Friday, June 20, 2008

Reality - Dreams = Animal Being
Reality + Dreams = A Heart-Ache (usually called Idealism)
Reality + Humor = Realism (also called Conservatism)
Dreams - Humor = Fanaticism
Dreams + Humor = Fantasy
Reality + Dreams + Humor = Wisdom

Lin Yutang's self-labeled "psuedo-scientific" formulas: from The Importance of Living, pg 4.

I finished re-reading Straw Dogs and I've been noticing the prevalence of idealism in our culture -- People really are drawn to the idea that striving to be better is a virtue. Conversely, they see acceptance of imperfection to be laziness and a lack of strong distaste for imperfection to be apathy. I tend to side with John Grey & Lin Yutang who seem to hold living in the moment without large romantic ideals of progress as being better than constantly striving to make life as ideal as possible.

So I'm brought back to John Grey's description of the Taoist idea of the good life in Straw Dogs.

Thursday, June 19, 2008

Rider on an elephant's back

"[The rational part of our mind] is a rider placed on the elephant's back to help the elephant make better choices. The rider can see farther into the future, and the rider can learn valuable information by talking to other riders or by reading maps, but the rider cannot order the elephant around against its will. I believe the Scottish philosopher David Hume was closer to the truth than was Plato when he said, "Reason is, and ought only to be the slave of the passions, and can never pretend to any other office than to serve and obey them."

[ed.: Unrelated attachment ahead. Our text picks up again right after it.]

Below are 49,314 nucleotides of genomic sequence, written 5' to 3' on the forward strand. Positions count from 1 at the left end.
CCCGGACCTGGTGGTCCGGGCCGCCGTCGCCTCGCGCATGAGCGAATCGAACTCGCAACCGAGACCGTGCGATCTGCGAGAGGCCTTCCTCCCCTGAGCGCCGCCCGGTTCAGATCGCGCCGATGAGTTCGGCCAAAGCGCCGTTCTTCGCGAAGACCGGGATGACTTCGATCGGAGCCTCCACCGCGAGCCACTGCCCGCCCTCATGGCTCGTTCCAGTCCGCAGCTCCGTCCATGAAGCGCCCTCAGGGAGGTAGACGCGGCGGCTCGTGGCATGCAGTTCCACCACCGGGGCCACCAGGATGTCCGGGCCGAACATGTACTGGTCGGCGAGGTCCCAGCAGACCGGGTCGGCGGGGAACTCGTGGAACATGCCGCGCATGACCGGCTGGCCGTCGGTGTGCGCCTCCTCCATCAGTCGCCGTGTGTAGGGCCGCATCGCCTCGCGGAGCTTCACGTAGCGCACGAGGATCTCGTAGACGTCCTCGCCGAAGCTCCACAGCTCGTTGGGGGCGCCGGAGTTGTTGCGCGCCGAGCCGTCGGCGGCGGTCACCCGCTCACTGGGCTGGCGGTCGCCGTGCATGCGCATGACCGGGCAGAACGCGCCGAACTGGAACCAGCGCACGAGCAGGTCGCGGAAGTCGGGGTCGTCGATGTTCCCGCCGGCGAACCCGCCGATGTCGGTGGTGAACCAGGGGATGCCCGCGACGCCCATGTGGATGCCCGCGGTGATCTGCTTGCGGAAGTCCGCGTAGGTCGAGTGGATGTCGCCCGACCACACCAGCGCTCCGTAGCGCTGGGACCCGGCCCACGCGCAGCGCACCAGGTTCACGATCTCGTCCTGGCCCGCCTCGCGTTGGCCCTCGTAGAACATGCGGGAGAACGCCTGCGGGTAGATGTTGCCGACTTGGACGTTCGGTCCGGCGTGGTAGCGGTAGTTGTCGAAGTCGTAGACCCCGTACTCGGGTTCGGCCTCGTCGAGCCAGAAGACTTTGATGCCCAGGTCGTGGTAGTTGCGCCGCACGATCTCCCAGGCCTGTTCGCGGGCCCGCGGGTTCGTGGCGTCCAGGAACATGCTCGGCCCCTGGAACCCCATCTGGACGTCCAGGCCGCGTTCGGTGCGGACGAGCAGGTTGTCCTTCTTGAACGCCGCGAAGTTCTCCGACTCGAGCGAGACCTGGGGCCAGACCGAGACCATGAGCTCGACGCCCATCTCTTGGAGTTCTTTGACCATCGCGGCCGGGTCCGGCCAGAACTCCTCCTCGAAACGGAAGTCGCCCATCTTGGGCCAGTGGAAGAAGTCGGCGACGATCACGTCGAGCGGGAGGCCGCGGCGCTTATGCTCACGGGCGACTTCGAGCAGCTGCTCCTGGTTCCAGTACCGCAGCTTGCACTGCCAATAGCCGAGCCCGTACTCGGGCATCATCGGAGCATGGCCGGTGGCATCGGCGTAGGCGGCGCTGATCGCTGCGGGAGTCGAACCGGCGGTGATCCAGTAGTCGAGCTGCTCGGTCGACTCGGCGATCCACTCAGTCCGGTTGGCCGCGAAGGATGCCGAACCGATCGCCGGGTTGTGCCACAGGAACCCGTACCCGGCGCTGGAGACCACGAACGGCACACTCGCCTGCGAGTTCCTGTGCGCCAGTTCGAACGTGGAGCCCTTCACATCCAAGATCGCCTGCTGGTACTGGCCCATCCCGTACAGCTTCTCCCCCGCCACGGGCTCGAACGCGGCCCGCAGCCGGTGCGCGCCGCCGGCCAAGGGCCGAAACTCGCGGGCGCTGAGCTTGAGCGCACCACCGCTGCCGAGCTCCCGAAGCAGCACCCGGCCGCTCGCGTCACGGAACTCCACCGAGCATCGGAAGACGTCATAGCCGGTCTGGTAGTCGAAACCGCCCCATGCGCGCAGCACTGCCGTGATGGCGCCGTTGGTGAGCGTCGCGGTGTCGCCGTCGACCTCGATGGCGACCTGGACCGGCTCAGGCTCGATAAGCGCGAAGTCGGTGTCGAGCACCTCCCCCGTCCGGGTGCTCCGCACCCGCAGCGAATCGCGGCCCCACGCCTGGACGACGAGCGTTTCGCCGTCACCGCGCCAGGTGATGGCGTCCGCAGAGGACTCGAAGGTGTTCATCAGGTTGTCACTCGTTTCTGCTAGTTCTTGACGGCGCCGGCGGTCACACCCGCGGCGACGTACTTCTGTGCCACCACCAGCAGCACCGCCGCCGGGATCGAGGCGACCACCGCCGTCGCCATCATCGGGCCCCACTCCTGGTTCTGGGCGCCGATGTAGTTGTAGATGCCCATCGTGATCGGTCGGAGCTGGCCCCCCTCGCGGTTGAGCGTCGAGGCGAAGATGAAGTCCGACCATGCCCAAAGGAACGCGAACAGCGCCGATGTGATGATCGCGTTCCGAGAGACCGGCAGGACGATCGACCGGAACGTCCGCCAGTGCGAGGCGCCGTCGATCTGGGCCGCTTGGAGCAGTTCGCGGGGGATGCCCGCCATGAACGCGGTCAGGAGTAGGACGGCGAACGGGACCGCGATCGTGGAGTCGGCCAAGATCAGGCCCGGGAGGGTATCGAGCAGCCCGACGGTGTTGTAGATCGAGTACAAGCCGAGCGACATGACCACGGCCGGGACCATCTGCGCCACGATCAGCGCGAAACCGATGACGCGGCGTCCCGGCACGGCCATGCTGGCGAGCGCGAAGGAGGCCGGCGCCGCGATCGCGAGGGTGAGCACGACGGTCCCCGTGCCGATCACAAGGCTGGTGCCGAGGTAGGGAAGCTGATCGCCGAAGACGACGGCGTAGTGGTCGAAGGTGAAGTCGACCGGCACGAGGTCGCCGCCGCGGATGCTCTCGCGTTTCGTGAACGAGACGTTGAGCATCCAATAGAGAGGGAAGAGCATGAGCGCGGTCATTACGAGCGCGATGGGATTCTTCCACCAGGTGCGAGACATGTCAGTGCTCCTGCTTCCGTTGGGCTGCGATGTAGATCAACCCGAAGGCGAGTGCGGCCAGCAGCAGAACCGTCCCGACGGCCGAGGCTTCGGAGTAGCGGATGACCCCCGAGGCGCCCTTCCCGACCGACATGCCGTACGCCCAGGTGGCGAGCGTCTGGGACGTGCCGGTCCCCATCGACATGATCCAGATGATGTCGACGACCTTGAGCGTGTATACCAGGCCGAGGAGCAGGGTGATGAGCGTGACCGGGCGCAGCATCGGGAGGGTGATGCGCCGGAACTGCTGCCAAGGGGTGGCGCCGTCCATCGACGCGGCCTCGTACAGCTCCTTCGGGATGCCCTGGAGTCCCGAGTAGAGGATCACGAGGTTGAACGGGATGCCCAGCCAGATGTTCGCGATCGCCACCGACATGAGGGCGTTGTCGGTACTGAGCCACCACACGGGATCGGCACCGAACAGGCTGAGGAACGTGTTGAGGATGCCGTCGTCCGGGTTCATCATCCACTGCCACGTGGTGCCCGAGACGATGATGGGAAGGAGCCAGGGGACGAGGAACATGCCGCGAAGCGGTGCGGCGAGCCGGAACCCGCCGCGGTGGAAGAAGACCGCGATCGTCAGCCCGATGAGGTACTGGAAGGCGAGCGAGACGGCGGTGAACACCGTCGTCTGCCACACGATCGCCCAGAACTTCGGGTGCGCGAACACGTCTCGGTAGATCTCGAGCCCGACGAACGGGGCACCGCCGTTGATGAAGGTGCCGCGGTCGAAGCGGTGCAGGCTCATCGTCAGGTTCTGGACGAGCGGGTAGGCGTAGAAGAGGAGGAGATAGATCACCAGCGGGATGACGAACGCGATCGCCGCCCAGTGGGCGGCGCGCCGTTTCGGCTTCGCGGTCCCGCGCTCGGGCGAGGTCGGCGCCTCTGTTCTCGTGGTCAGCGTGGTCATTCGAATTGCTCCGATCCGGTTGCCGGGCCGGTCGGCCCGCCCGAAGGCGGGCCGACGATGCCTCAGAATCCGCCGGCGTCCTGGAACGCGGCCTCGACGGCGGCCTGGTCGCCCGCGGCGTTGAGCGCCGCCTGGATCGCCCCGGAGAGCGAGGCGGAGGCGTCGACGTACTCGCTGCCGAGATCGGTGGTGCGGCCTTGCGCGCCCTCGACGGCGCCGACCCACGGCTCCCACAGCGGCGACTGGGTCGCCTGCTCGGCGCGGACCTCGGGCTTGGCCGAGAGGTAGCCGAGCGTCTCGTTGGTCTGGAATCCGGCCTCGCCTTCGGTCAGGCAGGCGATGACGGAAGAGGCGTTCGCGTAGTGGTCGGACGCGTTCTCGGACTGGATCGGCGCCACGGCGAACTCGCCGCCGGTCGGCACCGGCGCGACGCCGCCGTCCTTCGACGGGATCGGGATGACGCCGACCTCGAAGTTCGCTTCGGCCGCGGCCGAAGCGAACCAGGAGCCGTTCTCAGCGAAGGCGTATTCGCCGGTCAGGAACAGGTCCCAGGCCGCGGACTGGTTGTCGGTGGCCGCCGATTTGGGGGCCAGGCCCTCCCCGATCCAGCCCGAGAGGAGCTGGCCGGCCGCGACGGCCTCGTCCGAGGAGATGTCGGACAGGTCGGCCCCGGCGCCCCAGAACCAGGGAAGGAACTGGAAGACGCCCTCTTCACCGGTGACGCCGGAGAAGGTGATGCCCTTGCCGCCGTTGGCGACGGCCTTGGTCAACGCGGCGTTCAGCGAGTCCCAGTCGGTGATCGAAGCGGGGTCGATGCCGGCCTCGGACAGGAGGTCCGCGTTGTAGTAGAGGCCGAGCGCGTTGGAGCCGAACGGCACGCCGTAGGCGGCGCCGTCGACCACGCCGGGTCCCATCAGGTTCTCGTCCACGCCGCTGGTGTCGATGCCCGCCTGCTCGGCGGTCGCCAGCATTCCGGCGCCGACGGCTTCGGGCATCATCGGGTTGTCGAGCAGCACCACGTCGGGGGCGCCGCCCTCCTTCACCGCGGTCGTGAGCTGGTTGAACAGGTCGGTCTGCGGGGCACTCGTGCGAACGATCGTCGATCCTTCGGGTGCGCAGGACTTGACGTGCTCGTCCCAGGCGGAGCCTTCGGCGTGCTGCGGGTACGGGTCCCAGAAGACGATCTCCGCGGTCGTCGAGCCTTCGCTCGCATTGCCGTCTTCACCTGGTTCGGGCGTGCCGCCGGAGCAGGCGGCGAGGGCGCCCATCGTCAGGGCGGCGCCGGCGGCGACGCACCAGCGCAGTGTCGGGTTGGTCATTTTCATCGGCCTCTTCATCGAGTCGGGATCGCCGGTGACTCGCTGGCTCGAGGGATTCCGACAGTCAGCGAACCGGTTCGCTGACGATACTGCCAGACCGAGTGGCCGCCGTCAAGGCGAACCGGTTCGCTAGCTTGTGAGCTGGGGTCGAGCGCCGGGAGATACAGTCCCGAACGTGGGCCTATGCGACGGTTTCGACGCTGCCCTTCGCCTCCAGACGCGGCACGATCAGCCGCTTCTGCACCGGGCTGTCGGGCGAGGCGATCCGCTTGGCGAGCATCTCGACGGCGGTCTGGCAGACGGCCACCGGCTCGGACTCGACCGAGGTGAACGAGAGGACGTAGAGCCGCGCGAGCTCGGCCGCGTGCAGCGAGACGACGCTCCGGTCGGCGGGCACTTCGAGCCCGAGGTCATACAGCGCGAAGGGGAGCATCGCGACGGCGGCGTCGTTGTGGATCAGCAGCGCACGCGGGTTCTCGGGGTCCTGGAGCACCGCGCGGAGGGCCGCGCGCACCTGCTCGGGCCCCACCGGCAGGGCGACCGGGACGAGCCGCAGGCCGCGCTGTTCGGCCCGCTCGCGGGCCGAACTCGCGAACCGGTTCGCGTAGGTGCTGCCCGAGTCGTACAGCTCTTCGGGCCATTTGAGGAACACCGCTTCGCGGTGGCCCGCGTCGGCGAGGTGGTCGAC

In sum, the rider is an advisor or servant; not a king, president, or charioteer with a firm grip on the reins. The rider is Gazzaniga's interpreter module; it is conscious, controlled thought. The elephant includes the gut feelings, visceral reactions, emotions, and intuitions that comprise much of the automatic system. The elephant and the rider each have their own intelligence, and when they work together well they enable the unique brilliance of human beings."

Jonathan Haidt, The Happiness Hypothesis, pg. 16-17